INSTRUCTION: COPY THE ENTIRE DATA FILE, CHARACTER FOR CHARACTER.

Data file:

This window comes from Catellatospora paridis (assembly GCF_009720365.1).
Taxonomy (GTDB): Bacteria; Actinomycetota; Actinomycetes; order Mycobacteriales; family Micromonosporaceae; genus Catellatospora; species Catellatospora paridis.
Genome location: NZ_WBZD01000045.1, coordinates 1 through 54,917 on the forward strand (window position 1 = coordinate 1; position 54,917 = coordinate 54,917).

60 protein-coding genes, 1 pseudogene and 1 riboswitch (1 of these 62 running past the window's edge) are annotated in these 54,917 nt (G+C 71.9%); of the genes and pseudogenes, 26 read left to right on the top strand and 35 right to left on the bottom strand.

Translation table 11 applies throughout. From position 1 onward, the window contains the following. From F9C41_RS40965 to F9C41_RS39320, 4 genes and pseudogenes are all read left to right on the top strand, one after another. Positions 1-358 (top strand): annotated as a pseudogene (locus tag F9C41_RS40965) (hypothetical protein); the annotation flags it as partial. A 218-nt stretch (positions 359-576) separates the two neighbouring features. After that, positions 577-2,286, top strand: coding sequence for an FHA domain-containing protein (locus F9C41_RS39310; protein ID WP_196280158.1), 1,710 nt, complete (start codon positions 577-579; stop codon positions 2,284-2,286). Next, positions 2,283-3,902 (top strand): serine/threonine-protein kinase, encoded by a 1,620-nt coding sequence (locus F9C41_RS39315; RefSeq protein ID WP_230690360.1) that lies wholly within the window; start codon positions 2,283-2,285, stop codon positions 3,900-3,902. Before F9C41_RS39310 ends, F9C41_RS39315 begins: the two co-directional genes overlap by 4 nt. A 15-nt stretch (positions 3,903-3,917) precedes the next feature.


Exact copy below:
This window comes from Catellatospora paridis (assembly GCF_009720365.1).
Taxonomy (GTDB): Bacteria; Actinomycetota; Actinomycetes; order Mycobacteriales; family Micromonosporaceae; genus Catellatospora; species Catellatospora paridis.
Genome location: NZ_WBZD01000045.1, coordinates 1 through 54,917 on the forward strand (window position 1 = coordinate 1; position 54,917 = coordinate 54,917).

60 protein-coding genes, 1 pseudogene and 1 riboswitch (1 of these 62 running past the window's edge) are annotated in these 54,917 nt (G+C 71.9%); of the genes and pseudogenes, 26 read left to right on the top strand and 35 right to left on the bottom strand.

Translation table 11 applies throughout. From position 1 onward, the window contains the following. From F9C41_RS40965 to F9C41_RS39320, 4 genes and pseudogenes are all read left to right on the top strand, one after another. Positions 1-358 (top strand): annotated as a pseudogene (locus tag F9C41_RS40965) (hypothetical protein); the annotation flags it as partial. A 218-nt stretch (positions 359-576) separates the two neighbouring features. After that, positions 577-2,286, top strand: coding sequence for an FHA domain-containing protein (locus F9C41_RS39310; protein ID WP_196280158.1), 1,710 nt, complete (start codon positions 577-579; stop codon positions 2,284-2,286). Next, positions 2,283-3,902 (top strand): serine/threonine-protein kinase, encoded by a 1,620-nt coding sequence (locus F9C41_RS39315; RefSeq protein ID WP_230690360.1) that lies wholly within the window; start codon positions 2,283-2,285, stop codon positions 3,900-3,902. Before F9C41_RS39310 ends, F9C41_RS39315 begins: the two co-directional genes overlap by 4 nt. A 15-nt stretch (positions 3,903-3,917) precedes the next feature.